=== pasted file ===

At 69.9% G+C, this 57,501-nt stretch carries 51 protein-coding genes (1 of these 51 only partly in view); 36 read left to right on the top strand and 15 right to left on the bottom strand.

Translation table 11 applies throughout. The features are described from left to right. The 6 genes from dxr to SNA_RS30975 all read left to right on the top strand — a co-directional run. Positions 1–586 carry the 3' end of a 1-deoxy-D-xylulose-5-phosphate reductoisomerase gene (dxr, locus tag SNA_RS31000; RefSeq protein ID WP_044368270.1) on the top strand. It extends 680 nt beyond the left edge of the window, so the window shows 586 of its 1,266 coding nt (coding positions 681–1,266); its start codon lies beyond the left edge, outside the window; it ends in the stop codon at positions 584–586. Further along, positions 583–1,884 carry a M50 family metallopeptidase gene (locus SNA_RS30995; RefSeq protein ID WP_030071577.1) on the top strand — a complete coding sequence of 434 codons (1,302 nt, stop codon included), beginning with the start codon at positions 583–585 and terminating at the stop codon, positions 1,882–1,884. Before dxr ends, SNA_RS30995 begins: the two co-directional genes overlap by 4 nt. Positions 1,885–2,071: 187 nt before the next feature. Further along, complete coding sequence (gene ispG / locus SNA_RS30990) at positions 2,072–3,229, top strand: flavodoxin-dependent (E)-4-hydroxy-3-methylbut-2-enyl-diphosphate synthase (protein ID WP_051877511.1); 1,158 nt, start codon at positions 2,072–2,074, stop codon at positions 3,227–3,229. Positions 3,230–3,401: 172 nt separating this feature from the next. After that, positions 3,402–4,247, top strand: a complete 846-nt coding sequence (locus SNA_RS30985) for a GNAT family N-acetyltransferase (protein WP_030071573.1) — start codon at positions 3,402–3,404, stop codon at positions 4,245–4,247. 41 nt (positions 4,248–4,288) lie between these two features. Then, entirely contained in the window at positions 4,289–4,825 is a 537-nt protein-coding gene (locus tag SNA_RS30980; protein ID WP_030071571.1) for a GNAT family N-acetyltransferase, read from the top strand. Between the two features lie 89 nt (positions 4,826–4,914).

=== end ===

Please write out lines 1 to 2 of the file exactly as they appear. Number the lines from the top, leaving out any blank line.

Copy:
At 69.9% G+C, this 57,501-nt stretch carries 51 protein-coding genes (1 of these 51 only partly in view); 36 read left to right on the top strand and 15 right to left on the bottom strand.

Translation table 11 applies throughout. The features are described from left to right. The 6 genes from dxr to SNA_RS30975 all read left to right on the top strand — a co-directional run. Positions 1–586 carry the 3' end of a 1-deoxy-D-xylulose-5-phosphate reductoisomerase gene (dxr, locus tag SNA_RS31000; RefSeq protein ID WP_044368270.1) on the top strand. It extends 680 nt beyond the left edge of the window, so the window shows 586 of its 1,266 coding nt (coding positions 681–1,266); its start codon lies beyond the left edge, outside the window; it ends in the stop codon at positions 584–586. Further along, positions 583–1,884 carry a M50 family metallopeptidase gene (locus SNA_RS30995; RefSeq protein ID WP_030071577.1) on the top strand — a complete coding sequence of 434 codons (1,302 nt, stop codon included), beginning with the start codon at positions 583–585 and terminating at the stop codon, positions 1,882–1,884. Before dxr ends, SNA_RS30995 begins: the two co-directional genes overlap by 4 nt. Positions 1,885–2,071: 187 nt before the next feature. Further along, complete coding sequence (gene ispG / locus SNA_RS30990) at positions 2,072–3,229, top strand: flavodoxin-dependent (E)-4-hydroxy-3-methylbut-2-enyl-diphosphate synthase (protein ID WP_051877511.1); 1,158 nt, start codon at positions 2,072–2,074, stop codon at positions 3,227–3,229. Positions 3,230–3,401: 172 nt separating this feature from the next. After that, positions 3,402–4,247, top strand: a complete 846-nt coding sequence (locus SNA_RS30985) for a GNAT family N-acetyltransferase (protein WP_030071573.1) — start codon at positions 3,402–3,404, stop codon at positions 4,245–4,247. 41 nt (positions 4,248–4,288) lie between these two features. Then, entirely contained in the window at positions 4,289–4,825 is a 537-nt protein-coding gene (locus tag SNA_RS30980; protein ID WP_030071571.1) for a GNAT family N-acetyltransferase, read from the top strand. Between the two features lie 89 nt (positions 4,826–4,914).